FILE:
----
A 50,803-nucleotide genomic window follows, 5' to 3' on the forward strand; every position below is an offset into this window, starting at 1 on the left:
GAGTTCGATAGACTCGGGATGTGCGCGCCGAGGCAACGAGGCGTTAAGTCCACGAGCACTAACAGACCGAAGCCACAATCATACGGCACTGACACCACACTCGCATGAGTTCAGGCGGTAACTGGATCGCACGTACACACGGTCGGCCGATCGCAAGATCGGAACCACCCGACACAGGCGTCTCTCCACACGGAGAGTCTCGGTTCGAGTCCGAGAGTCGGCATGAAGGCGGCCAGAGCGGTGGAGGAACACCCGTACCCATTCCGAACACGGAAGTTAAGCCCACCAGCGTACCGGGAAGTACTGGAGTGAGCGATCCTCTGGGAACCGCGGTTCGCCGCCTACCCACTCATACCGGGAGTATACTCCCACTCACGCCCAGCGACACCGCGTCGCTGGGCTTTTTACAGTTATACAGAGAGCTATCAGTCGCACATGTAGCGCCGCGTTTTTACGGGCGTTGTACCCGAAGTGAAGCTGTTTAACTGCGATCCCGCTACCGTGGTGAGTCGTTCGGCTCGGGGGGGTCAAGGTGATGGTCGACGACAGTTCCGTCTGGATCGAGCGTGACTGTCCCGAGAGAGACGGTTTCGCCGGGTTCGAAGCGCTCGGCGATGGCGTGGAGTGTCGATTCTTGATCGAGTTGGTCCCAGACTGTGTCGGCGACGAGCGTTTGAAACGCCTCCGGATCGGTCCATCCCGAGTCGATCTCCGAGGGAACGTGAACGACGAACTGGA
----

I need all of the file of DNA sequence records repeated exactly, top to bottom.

A 50,803-nucleotide genomic window follows, 5' to 3' on the forward strand; every position below is an offset into this window, starting at 1 on the left:
GAGTTCGATAGACTCGGGATGTGCGCGCCGAGGCAACGAGGCGTTAAGTCCACGAGCACTAACAGACCGAAGCCACAATCATACGGCACTGACACCACACTCGCATGAGTTCAGGCGGTAACTGGATCGCACGTACACACGGTCGGCCGATCGCAAGATCGGAACCACCCGACACAGGCGTCTCTCCACACGGAGAGTCTCGGTTCGAGTCCGAGAGTCGGCATGAAGGCGGCCAGAGCGGTGGAGGAACACCCGTACCCATTCCGAACACGGAAGTTAAGCCCACCAGCGTACCGGGAAGTACTGGAGTGAGCGATCCTCTGGGAACCGCGGTTCGCCGCCTACCCACTCATACCGGGAGTATACTCCCACTCACGCCCAGCGACACCGCGTCGCTGGGCTTTTTACAGTTATACAGAGAGCTATCAGTCGCACATGTAGCGCCGCGTTTTTACGGGCGTTGTACCCGAAGTGAAGCTGTTTAACTGCGATCCCGCTACCGTGGTGAGTCGTTCGGCTCGGGGGGGTCAAGGTGATGGTCGACGACAGTTCCGTCTGGATCGAGCGTGACTGTCCCGAGAGAGACGGTTTCGCCGGGTTCGAAGCGCTCGGCGATGGCGTGGAGTGTCGATTCTTGATCGAGTTGGTCCCAGACTGTGTCGGCGACGAGCGTTTGAAACGCCTCCGGATCGGTCCATCCCGAGTCGATCTCCGAGGGAACGTGAACGACGAACTGGA